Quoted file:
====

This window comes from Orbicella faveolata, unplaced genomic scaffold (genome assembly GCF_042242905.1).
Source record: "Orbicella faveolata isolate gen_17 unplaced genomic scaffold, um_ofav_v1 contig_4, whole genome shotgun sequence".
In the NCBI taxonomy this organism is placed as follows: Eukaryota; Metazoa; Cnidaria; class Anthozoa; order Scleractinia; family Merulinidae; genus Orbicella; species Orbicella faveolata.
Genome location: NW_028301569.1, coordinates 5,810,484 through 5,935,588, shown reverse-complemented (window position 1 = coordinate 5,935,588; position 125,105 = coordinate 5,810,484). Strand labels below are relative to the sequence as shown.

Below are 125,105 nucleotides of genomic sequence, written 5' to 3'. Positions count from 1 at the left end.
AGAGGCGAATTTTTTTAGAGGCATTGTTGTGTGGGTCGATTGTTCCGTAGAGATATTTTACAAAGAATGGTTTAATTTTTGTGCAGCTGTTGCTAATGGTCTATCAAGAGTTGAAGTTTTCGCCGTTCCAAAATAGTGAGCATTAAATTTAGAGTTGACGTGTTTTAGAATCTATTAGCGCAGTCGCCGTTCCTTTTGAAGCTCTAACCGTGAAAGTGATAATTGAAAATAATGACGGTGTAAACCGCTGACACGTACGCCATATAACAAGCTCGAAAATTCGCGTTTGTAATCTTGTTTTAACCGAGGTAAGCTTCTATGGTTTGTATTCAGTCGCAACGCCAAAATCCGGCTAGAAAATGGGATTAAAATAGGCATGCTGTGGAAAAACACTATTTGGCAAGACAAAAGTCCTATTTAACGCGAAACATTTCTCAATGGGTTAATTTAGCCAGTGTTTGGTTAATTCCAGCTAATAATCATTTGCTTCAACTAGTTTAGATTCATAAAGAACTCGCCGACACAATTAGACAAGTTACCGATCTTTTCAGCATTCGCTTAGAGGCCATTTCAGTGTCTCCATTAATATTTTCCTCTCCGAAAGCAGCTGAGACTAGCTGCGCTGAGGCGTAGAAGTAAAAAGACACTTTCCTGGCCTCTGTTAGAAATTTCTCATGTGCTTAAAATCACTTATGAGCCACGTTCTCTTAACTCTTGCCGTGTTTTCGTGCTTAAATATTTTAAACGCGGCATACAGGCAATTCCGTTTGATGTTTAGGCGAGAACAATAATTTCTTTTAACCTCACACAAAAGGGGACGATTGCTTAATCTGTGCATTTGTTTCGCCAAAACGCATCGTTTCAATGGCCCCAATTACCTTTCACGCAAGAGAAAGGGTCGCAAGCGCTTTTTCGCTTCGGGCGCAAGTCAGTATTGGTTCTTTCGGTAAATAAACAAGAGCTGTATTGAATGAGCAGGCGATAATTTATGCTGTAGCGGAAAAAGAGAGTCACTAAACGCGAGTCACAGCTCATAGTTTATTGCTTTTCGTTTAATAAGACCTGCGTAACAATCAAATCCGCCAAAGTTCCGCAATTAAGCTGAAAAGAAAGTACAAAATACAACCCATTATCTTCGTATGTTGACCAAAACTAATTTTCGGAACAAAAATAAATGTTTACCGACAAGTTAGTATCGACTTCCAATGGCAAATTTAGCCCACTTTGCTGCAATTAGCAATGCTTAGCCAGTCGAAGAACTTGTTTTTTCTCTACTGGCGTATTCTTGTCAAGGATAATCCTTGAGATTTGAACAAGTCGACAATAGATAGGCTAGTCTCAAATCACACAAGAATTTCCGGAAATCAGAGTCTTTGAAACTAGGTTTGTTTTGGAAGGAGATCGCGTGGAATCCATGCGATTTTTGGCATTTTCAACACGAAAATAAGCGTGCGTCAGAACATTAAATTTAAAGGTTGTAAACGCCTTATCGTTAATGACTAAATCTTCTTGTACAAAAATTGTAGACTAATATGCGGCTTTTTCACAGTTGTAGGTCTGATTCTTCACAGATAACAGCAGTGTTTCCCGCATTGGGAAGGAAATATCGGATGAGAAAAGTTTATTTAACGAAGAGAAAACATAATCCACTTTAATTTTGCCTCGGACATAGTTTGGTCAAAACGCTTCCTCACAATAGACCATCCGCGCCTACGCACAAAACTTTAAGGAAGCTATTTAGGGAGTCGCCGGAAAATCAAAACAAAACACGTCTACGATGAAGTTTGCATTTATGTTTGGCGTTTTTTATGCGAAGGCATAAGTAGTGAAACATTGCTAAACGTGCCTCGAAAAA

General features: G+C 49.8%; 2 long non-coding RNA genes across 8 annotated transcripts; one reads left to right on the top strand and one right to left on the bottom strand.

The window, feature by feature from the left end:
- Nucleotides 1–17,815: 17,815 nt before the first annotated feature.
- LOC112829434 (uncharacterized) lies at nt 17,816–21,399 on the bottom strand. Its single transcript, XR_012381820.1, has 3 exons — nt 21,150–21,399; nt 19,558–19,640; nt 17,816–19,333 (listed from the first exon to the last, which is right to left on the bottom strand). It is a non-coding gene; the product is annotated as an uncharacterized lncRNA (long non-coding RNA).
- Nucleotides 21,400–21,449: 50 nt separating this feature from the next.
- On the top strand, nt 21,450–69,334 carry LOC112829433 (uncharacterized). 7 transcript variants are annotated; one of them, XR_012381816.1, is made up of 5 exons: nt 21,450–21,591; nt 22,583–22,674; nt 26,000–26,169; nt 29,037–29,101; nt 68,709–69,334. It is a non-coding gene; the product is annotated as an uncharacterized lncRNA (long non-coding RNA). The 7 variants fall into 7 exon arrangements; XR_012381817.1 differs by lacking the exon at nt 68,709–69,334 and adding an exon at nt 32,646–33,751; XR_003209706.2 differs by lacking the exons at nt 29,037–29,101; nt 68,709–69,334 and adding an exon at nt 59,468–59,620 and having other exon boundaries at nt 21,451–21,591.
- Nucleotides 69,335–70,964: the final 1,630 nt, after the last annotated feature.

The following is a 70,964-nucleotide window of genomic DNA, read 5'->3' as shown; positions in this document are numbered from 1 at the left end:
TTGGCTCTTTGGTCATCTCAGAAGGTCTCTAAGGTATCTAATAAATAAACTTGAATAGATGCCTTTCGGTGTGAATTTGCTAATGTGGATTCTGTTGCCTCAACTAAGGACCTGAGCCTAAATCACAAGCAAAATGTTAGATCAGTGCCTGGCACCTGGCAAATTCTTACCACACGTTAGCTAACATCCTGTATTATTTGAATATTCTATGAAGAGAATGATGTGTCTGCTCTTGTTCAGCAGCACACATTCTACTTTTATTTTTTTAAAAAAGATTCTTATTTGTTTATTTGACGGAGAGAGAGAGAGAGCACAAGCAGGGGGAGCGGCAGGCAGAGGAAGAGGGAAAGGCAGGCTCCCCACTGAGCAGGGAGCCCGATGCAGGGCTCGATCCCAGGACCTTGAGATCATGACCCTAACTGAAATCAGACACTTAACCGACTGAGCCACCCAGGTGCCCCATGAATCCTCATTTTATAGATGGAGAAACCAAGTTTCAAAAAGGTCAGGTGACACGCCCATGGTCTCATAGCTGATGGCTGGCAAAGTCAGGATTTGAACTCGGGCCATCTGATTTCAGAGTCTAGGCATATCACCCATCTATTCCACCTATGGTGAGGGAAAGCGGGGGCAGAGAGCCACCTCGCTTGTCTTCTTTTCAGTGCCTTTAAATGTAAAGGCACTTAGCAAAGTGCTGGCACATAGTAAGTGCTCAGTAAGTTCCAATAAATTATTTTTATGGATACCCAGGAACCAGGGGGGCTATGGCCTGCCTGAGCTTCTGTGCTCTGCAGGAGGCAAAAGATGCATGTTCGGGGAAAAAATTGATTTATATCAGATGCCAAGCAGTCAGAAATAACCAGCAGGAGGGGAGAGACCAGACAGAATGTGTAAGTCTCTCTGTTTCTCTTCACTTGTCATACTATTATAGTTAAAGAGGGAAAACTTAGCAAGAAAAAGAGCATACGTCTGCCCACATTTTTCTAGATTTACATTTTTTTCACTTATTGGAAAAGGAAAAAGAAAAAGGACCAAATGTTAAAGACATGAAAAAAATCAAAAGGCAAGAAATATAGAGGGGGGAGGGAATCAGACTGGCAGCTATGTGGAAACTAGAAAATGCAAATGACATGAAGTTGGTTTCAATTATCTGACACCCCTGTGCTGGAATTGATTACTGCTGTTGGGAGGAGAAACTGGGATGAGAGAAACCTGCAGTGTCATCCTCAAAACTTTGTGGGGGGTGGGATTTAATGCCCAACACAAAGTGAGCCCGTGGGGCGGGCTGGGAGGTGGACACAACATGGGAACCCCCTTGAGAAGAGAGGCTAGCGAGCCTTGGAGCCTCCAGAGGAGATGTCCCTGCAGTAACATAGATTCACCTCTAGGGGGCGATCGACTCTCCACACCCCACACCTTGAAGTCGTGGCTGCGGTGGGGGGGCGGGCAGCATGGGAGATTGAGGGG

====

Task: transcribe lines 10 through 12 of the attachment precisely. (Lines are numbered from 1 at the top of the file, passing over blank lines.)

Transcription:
- LOC112829434 (uncharacterized) lies at nt 17,816–21,399 on the bottom strand. Its single transcript, XR_012381820.1, has 3 exons — nt 21,150–21,399; nt 19,558–19,640; nt 17,816–19,333 (listed from the first exon to the last, which is right to left on the bottom strand). It is a non-coding gene; the product is annotated as an uncharacterized lncRNA (long non-coding RNA).
- Nucleotides 21,400–21,449: 50 nt separating this feature from the next.
- On the top strand, nt 21,450–69,334 carry LOC112829433 (uncharacterized). 7 transcript variants are annotated; one of them, XR_012381816.1, is made up of 5 exons: nt 21,450–21,591; nt 22,583–22,674; nt 26,000–26,169; nt 29,037–29,101; nt 68,709–69,334. It is a non-coding gene; the product is annotated as an uncharacterized lncRNA (long non-coding RNA). The 7 variants fall into 7 exon arrangements; XR_012381817.1 differs by lacking the exon at nt 68,709–69,334 and adding an exon at nt 32,646–33,751; XR_003209706.2 differs by lacking the exons at nt 29,037–29,101; nt 68,709–69,334 and adding an exon at nt 59,468–59,620 and having other exon boundaries at nt 21,451–21,591.